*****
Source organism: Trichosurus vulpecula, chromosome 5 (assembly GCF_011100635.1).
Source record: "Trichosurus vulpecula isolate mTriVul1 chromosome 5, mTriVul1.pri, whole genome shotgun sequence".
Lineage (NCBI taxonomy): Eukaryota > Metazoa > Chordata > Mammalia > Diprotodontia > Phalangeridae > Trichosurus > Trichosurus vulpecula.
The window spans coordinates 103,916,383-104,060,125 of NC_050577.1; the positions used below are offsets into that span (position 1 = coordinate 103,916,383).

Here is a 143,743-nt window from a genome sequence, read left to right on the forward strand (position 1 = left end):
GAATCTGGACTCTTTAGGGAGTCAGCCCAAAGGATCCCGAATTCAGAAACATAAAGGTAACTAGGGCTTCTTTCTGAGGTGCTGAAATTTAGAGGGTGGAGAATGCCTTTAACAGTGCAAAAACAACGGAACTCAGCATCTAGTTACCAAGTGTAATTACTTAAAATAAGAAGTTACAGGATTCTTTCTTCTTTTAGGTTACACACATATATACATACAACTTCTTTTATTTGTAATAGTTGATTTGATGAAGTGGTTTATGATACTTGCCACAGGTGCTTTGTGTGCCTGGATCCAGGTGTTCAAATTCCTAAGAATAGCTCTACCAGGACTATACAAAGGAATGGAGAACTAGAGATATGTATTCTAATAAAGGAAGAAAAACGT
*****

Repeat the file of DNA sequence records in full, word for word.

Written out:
Source organism: Trichosurus vulpecula, chromosome 5 (assembly GCF_011100635.1).
Source record: "Trichosurus vulpecula isolate mTriVul1 chromosome 5, mTriVul1.pri, whole genome shotgun sequence".
Lineage (NCBI taxonomy): Eukaryota > Metazoa > Chordata > Mammalia > Diprotodontia > Phalangeridae > Trichosurus > Trichosurus vulpecula.
The window spans coordinates 103,916,383-104,060,125 of NC_050577.1; the positions used below are offsets into that span (position 1 = coordinate 103,916,383).

Here is a 143,743-nt window from a genome sequence, read left to right on the forward strand (position 1 = left end):
GAATCTGGACTCTTTAGGGAGTCAGCCCAAAGGATCCCGAATTCAGAAACATAAAGGTAACTAGGGCTTCTTTCTGAGGTGCTGAAATTTAGAGGGTGGAGAATGCCTTTAACAGTGCAAAAACAACGGAACTCAGCATCTAGTTACCAAGTGTAATTACTTAAAATAAGAAGTTACAGGATTCTTTCTTCTTTTAGGTTACACACATATATACATACAACTTCTTTTATTTGTAATAGTTGATTTGATGAAGTGGTTTATGATACTTGCCACAGGTGCTTTGTGTGCCTGGATCCAGGTGTTCAAATTCCTAAGAATAGCTCTACCAGGACTATACAAAGGAATGGAGAACTAGAGATATGTATTCTAATAAAGGAAGAAAAACGT